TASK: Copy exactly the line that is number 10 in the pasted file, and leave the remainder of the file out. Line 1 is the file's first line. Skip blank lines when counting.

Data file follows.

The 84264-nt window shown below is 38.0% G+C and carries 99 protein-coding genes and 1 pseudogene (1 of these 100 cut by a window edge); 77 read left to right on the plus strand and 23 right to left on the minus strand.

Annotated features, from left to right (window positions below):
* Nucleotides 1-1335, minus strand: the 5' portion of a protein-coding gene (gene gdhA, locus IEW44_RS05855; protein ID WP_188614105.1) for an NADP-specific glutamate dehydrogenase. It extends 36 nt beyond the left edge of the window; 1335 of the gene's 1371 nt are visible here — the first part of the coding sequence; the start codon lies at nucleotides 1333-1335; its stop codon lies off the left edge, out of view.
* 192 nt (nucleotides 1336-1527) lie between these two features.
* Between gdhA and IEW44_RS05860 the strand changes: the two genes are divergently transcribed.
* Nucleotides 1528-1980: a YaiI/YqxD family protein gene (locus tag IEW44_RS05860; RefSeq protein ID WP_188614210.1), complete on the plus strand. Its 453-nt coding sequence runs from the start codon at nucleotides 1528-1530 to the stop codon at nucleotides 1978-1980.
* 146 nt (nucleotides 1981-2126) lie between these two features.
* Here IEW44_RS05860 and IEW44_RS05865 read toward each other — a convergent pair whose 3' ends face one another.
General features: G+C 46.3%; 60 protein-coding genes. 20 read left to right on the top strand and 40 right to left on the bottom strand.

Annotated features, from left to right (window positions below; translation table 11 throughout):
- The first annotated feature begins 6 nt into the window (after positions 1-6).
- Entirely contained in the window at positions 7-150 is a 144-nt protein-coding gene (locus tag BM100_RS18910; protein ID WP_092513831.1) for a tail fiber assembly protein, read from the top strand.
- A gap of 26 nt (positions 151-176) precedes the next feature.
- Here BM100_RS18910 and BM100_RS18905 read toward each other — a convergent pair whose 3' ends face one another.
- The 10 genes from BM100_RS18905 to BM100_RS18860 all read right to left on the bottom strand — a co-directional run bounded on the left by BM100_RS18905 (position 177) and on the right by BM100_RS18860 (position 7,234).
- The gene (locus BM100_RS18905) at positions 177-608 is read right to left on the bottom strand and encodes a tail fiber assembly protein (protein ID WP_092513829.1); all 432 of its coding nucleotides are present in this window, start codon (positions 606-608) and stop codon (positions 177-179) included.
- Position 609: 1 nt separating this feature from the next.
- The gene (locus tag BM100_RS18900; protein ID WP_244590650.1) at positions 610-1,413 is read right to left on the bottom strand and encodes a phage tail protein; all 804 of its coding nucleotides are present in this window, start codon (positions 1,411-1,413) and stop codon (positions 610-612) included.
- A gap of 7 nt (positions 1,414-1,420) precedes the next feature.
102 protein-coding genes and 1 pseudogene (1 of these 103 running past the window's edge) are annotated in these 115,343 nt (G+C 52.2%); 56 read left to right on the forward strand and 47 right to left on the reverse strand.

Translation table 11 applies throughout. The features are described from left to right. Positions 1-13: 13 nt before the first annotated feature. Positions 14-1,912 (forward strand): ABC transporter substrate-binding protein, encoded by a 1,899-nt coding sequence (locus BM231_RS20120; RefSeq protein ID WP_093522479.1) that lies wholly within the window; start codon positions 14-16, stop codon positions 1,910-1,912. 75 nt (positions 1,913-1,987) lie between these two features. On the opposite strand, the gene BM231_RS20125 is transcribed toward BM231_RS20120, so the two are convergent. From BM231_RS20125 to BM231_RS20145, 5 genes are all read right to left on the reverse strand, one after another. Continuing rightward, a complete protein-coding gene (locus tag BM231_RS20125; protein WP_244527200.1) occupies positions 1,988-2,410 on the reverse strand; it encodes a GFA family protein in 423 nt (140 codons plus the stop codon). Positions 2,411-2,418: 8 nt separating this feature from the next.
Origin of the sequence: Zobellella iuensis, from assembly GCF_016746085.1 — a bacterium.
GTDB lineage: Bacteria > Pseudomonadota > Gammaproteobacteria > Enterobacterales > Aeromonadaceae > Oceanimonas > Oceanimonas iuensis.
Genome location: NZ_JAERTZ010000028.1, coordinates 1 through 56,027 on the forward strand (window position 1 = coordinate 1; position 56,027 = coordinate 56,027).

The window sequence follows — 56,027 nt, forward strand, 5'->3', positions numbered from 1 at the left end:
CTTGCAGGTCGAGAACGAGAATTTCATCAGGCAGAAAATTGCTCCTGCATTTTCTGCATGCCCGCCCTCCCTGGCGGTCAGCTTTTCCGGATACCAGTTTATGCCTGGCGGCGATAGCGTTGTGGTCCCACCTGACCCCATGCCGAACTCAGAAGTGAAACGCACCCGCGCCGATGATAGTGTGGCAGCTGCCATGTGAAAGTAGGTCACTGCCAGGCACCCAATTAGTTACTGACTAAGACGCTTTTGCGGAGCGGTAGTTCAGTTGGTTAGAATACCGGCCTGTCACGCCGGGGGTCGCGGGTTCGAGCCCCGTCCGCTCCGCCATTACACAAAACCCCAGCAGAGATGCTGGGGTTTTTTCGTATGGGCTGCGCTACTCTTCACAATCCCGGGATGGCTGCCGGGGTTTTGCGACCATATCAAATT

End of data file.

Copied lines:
Annotated features, from left to right (window positions below; translation table 11 throughout):